Data lacking on insulin pump risks and benefits
A JOINT statement by European and US diabetes groups has raised concerns about the lack of data available about the risk and benefits of insulin pumps. The statement, published in Diabetologia, said that even with modern insulin pumps, errors of insulin infusion could occur due to pump failure, blockage, infusion site problems, insulin stability issues or user error, or a combination of these, exposing users to significant and potentially fatal hazards from both hyperglycaemia and hypoglycaemia. The statement, from the European Association for the Study of Diabetes and the American Diabetes Association Diabetes Technology Working Group, said clinical studies required by regulators before marketing of the pumps were small and over-reliant on bench testing. “Once a pump is available on the market, insufficient data are made publicly available on its long-term use in a real-world setting; such data could provide vital information to help healthcare teams to educate and support users, and thereby prevent [adverse events]”, it said. The statement called for public funding of more observation studies and clinical trials to address clinically important questions in relation to pump therapy. Five recommendations in the statement included the need for more “harmonised” standards for pump manufacturers, greater transparency, international evidence-based guidelines, more research of “real-world” conditions, and better support from health care teams.
Diet soft drink raises cardiometabolic risks in older adults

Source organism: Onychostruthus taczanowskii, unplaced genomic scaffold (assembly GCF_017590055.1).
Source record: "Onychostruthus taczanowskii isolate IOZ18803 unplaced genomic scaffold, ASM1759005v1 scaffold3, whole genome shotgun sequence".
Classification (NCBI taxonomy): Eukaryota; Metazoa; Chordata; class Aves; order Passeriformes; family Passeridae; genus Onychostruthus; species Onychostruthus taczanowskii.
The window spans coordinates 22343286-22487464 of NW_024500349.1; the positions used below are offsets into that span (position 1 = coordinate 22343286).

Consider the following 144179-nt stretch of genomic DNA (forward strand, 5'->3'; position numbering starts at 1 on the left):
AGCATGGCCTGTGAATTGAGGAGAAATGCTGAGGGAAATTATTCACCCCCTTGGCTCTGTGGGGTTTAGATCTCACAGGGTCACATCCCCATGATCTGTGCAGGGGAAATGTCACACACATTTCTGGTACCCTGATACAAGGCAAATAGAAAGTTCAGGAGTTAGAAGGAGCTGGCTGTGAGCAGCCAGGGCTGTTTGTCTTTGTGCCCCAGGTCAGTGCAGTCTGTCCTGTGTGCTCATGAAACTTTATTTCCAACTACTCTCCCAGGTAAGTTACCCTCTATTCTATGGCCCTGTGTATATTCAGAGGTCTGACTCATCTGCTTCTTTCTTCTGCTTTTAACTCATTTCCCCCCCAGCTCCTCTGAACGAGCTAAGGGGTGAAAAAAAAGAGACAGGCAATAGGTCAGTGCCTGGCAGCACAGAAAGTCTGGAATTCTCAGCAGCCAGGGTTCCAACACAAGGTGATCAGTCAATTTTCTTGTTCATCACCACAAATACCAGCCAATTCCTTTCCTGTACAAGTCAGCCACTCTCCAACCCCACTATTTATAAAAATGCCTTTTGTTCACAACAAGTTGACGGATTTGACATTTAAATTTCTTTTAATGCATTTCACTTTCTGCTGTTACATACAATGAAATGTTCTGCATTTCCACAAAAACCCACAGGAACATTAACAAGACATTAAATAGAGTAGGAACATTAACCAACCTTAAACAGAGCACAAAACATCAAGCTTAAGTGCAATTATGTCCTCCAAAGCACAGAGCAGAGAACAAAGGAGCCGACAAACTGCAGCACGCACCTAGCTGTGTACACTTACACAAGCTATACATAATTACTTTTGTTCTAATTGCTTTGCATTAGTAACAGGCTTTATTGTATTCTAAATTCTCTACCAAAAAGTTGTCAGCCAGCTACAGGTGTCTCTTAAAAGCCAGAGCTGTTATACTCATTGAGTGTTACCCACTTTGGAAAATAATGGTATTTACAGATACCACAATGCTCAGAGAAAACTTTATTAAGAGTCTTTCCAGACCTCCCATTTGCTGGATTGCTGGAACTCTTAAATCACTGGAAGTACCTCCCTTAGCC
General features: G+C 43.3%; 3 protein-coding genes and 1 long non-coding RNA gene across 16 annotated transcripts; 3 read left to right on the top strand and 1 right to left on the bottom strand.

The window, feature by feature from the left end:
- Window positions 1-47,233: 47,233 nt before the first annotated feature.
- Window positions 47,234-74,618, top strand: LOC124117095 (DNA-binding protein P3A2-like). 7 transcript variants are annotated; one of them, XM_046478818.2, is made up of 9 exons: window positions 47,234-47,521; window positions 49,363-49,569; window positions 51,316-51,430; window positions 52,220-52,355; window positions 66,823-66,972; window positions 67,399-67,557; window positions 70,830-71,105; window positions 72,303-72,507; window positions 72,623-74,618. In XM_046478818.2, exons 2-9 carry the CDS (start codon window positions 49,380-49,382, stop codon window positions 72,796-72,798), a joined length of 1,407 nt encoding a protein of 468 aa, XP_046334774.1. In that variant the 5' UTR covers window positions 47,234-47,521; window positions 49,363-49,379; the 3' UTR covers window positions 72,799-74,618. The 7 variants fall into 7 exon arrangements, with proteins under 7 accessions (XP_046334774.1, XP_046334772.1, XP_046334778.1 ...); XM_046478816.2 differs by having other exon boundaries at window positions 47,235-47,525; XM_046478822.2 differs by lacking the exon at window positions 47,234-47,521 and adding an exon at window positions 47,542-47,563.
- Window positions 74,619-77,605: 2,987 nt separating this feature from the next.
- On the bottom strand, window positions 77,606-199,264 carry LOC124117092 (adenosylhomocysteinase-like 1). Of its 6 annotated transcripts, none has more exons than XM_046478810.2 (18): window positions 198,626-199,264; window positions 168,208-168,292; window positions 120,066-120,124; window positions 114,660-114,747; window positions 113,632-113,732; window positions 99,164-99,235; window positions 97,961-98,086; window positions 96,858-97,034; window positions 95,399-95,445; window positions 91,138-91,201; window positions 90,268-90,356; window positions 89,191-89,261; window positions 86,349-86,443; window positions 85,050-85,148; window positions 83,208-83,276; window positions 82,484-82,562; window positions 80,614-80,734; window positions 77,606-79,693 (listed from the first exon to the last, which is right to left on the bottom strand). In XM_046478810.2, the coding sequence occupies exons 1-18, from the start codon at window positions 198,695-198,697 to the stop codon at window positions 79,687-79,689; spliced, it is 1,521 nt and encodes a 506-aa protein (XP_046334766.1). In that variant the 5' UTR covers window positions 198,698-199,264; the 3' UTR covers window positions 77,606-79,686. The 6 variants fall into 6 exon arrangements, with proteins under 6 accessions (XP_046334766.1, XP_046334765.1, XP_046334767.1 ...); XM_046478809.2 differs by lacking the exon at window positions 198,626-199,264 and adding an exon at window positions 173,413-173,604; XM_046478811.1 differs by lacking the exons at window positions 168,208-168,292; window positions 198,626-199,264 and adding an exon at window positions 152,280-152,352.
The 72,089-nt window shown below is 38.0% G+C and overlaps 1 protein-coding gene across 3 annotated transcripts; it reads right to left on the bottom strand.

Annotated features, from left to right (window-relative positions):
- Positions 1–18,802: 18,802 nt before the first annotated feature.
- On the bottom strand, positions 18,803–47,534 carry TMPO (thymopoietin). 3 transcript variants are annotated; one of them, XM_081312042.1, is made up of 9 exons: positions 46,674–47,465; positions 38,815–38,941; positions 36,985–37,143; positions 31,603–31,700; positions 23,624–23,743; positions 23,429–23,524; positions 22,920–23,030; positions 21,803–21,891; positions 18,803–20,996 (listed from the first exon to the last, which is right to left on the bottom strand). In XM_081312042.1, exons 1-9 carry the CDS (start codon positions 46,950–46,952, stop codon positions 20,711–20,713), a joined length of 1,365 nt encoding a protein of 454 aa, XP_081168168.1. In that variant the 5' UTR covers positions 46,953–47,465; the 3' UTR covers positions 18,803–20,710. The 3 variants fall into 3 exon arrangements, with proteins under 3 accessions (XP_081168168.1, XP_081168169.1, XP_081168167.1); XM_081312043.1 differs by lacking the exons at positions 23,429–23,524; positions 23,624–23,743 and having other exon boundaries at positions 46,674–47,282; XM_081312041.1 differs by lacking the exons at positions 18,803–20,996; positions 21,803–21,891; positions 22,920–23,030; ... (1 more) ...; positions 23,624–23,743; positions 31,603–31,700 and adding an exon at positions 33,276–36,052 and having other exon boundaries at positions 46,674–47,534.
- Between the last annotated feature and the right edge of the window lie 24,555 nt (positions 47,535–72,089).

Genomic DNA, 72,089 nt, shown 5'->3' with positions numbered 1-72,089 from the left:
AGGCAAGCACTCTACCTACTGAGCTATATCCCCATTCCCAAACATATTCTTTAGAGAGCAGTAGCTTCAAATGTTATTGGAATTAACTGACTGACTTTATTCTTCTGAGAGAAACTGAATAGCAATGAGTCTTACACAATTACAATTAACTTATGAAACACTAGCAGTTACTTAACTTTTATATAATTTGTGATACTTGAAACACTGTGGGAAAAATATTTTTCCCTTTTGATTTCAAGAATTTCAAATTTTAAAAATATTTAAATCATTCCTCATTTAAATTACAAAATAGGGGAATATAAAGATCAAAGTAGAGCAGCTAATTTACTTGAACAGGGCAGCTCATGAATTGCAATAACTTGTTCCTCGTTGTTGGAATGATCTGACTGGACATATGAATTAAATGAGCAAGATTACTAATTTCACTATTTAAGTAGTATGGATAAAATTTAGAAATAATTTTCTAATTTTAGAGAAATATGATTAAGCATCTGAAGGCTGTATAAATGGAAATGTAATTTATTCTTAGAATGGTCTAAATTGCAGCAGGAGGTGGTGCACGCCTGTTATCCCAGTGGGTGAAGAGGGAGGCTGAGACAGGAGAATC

RESEARCHERS have described their finding that diet soft drink is associated with escalating abdominal obesity as a “striking dose–response relationship”, saying it is a “potential pathway for cardiometabolic risk” in adults aged 65 years and over. In a prospective study of 749 Mexican-Americans and European-Americans aged 65 years at baseline, published in the Journal of the American Geriatrics Society, the positive dose–response relationship was observed between initial diet soda intake (DSI) and subsequent long-term increases in waist circumference (WC) over a mean total follow-up of almost 10 years. The mean interval WC gain in all diet soft drink users during follow-up — including daily and occasional users — was almost three times that of non-users. “For daily users, interval [WC change] was almost four times that of nonusers”, the researchers wrote. The differences were adjusted for demographic and socioeconomic factors and initial WC, diabetes mellitus status, leisure-time physical activity, smoking status and length of follow-up The researchers wrote that adult WCs had increased substantially in the US in the past 25 years, and if “frequent DS consumption is causally related to the increasing central obesity observed in daily users in the current study, the clinical relevance of this association could be substantial”. “Together with emerging reports from other animal and human studies, these results raise concerns about the safety of chronic DSI by older individuals, especially those already at high cardiometabolic risk”, they concluded.